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Sex offender sentenced on new charge of stolen goods

Joshua Joe Dexter

A convicted sex offender who left behind a list of amends found during his latest arrest is still trying to reform.

But a Hubbard County District Judge remains skeptical based on Joshua Joe Dexter's track record.

Monday Dexter was sentenced on his latest charged, Receiving Stolen Property and a probation violation.

"He would like the court to consider 90 days," not 120 days, public defender Jennifer Nelson implored Judge Robert Tiffany.

"He would like to change his life and not be before this court," Nelson said. "He is trying to get away from the drugs, which led him here."

"It's been kind of an awakening," Dexter, 30, told the court. "I'm going through (chemical dependency) and sex offender treatment. I have a church group trying to put me through trade school. I'm in an AA group. I'd like to get me out and get me involved in those programs. I have a positive mindset."

"I truly hope you have had this awakening you reference," Tiffany said from the bench. "Your record suggests otherwise... There's a deterrent effect every day you serve in jail."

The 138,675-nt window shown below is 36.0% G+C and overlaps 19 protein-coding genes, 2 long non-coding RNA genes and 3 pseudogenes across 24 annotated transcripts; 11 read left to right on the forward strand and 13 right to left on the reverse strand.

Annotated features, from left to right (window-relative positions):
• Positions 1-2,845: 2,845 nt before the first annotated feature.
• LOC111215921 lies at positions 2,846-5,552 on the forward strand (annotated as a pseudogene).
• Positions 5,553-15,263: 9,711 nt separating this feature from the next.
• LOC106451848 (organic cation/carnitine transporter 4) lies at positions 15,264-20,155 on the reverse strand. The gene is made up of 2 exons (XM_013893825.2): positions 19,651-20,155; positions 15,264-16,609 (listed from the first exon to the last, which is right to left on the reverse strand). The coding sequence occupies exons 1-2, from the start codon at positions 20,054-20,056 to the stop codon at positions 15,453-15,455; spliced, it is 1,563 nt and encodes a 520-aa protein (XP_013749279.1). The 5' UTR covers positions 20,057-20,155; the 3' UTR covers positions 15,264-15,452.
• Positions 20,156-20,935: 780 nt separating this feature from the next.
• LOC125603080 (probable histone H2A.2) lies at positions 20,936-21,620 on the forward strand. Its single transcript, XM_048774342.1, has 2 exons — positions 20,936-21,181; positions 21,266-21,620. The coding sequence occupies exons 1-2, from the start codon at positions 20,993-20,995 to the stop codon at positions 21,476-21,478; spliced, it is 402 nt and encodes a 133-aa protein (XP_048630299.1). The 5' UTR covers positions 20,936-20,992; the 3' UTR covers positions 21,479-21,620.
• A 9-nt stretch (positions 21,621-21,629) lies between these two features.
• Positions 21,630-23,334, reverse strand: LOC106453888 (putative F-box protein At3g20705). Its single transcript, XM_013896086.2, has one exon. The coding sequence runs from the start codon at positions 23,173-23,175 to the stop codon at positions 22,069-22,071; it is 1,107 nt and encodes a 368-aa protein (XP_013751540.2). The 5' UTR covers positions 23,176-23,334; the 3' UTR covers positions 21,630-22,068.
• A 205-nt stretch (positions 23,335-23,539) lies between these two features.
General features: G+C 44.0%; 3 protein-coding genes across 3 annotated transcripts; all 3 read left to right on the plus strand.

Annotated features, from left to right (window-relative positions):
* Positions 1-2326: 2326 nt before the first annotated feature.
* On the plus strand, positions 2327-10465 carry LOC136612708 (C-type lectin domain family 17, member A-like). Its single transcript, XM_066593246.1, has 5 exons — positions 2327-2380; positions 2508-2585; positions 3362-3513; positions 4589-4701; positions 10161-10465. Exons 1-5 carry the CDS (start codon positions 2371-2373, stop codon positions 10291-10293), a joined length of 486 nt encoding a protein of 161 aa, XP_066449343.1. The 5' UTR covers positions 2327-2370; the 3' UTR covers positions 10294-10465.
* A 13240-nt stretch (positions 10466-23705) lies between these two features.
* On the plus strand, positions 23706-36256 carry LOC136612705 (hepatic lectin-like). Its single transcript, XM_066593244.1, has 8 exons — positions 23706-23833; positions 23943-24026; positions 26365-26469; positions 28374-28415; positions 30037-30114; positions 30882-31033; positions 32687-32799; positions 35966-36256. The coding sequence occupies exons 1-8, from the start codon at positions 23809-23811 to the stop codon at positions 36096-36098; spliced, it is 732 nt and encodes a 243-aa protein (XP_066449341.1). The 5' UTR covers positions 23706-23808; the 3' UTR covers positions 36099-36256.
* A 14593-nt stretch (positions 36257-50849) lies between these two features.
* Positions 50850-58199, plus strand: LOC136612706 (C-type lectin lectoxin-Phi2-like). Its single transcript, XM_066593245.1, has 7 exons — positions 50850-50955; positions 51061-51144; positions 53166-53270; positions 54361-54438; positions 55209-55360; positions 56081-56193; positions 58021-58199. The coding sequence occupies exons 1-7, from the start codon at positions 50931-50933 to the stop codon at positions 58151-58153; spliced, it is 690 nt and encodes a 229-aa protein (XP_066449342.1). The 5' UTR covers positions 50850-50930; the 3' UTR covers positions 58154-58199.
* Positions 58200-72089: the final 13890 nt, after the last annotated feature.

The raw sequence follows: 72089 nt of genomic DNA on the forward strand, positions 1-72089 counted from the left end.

Dexter's troubled past consists of a litany of convictions for various crimes, mostly for alcohol-related and traffic offenses.

But a 2000 conviction for Criminal Sexual Conduct in the 3rd Degree is what earned him the lifetime label as a serious sex offender.

Earlier this fall the town of Akeley held a public hearing to alert the populace that Dexter was planning on moving there.

He never relocated. He was jailed for the stolen property charge at the time. That brought the probation violation charge. He'd been placed on probation for an assault charge and was to remain law-abiding.

"You need to really put yourself into probation," Tiffany told Dexter. "You can't just ride along."

Dexter will be given 63 days credit for the time he has served since his latest arrest.

He will be placed back on probation for five years and must make $1,308 in restitution for the stolen goods. He was also fined $300 and ordered to pay a $75 fee and a $10 law library charge.

Sarah Smith

Sarah Smith is the outdoors editor. She covers courts, business and breaking news in addition to outdoors events.

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